Thursday, November 08, 2007

You've Seriously Got to be Kiddin'!

Sadly, this is not as humorous as my last post. The Unashamed Workman mentioned to me last night the top 10 things people in Scotland look for in a pastor. It makes for somber reading. Here's the post from the Resolve blog:
A reason why the church in this country is at such a low ebb has come to my inbox today. At a seminar at a recent Christian gathering the 50 people in attendance were asked what their top ten priorities would be for a minister in a Scottish church. The final list is below, I'm not sure if they are ranked by importance, but looking at the list I'm not sure that it makes much of a difference.

1. Leadership skills
2. Developing Abilities
3. Recognising Abilities
4. Knowledge of denominational principles
5. Good communicator
6. People focused
7. Knowledge of church structure
8. Practical work experience
9. Management skills
10. Active participant in the community
As a couple of the comments reflected, there was no 'want' for a pastor who...
1. Loves Jesus
2. Knows the Gospel
3. Is mighty in the Scriptures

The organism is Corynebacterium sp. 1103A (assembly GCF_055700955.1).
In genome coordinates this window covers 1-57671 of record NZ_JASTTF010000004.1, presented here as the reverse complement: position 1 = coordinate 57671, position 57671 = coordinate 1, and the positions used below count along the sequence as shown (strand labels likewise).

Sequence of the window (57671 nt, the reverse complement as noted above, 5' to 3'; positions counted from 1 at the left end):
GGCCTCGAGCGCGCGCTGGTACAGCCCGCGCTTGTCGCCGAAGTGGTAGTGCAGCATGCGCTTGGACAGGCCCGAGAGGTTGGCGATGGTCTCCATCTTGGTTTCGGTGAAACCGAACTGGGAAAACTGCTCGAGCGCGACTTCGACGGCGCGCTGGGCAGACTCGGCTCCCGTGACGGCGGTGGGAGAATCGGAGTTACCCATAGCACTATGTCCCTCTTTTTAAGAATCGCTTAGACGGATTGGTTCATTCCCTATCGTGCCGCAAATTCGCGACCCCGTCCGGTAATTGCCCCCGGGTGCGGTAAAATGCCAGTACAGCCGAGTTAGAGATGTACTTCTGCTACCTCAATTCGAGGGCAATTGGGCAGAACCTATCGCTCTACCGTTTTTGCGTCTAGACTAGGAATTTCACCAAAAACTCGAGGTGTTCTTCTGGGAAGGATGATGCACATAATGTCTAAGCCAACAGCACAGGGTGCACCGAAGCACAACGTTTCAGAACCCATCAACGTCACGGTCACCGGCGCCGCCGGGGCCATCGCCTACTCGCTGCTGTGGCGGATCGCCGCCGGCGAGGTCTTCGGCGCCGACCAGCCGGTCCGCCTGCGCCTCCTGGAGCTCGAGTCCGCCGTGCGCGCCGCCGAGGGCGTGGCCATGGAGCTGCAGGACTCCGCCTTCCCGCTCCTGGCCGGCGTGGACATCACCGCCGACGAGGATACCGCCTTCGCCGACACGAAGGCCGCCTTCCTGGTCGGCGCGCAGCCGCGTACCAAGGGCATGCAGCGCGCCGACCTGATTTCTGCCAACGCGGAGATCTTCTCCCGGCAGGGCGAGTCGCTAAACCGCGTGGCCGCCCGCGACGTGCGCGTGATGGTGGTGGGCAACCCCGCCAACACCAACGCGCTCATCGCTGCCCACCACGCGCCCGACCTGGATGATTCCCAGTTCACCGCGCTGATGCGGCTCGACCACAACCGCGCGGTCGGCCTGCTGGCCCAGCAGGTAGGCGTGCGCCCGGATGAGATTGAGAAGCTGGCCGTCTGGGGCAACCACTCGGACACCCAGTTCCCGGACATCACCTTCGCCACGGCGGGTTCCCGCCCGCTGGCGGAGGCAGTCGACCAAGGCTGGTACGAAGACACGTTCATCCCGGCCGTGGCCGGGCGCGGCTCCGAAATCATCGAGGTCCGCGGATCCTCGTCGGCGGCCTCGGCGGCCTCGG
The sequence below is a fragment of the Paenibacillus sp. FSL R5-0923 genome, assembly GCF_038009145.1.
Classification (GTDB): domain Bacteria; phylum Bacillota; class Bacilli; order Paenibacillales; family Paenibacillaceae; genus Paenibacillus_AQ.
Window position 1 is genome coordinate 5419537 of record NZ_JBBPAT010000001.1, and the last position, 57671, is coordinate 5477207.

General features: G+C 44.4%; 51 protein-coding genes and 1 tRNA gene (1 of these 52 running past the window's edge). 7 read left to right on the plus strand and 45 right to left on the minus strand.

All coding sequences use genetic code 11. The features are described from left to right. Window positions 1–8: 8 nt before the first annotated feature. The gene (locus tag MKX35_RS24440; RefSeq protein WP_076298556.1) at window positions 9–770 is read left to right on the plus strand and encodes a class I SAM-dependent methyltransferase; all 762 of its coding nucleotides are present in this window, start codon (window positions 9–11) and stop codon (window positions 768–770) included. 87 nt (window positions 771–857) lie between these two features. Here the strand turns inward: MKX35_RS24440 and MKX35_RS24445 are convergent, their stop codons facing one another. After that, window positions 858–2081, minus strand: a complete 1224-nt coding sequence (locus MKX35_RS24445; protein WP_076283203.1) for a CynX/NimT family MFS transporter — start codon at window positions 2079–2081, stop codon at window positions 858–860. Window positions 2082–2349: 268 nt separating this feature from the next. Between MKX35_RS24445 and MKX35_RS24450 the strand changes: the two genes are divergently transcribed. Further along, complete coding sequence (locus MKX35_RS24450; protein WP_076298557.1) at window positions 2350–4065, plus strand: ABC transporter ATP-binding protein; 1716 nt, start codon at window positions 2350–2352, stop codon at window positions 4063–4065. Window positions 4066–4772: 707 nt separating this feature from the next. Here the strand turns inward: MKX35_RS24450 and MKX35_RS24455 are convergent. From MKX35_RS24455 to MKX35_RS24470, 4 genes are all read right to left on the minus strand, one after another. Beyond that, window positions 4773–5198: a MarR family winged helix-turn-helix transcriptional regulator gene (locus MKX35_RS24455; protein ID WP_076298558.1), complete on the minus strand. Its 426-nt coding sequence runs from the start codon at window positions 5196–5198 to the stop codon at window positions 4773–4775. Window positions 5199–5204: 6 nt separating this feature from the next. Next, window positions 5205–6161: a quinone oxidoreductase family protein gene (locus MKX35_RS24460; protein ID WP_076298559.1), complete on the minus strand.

4. Is able to correctly handle the word of truth (2 tim 2:15) by valuing doctrine and fending off false teaching
5. Is passionate preacher of God's living and active Word in an expository way that lets God's Word do the talking and continue to change lives
6. Is a man of prayer
7. An example for the believers in speech, life, love, faith and purity
8. Knows an overwhelming desire to love and shepherd the flock God entrusts to him with great care and careful attention
9. Has the heart of Jesus for the world and a strong missional desire to reach out
10. Is clear and focussed in teaching, applying and leading a church within the biblical pattern of a local church
11. Is humble
As Mike Gilbart-Smith says, "here are ten reasons to go and pastor a church in Scotland" which "Gospel-focused pastors from the English speaking world should seriously consider."

You've Got to be Kiddin'!

I did check this a couple of times, just to make sure it didn't make a mistake! Somehow I'm not convinced!


Spotted at Rebecca Writes

Tuesday, November 06, 2007

Sesame & Lime Chicken

I've been trying out a few recipes recently and my husband and I believe we've discovered a real treat - sesame & lime chicken. We've tried it in a couple of different ways, serving it with rice, noodles and even a spicy couscous - and all have been scrummy. The recipe is also very low in fat, bonus!

2 chicken breasts, diced
4 garlic cloves, crushed
1 inch of fresh root ginger, finely grated
4 tablespoons soy sauce
zest & juice of 2 limes
2 teaspoons sesame oil

1. Place the garlic, ginger, soy sauce, lime zest & juice and sesame oil in a bowl and add the chicken breasts. Toss the chicken in the marinade and leave for at least 30 minutes.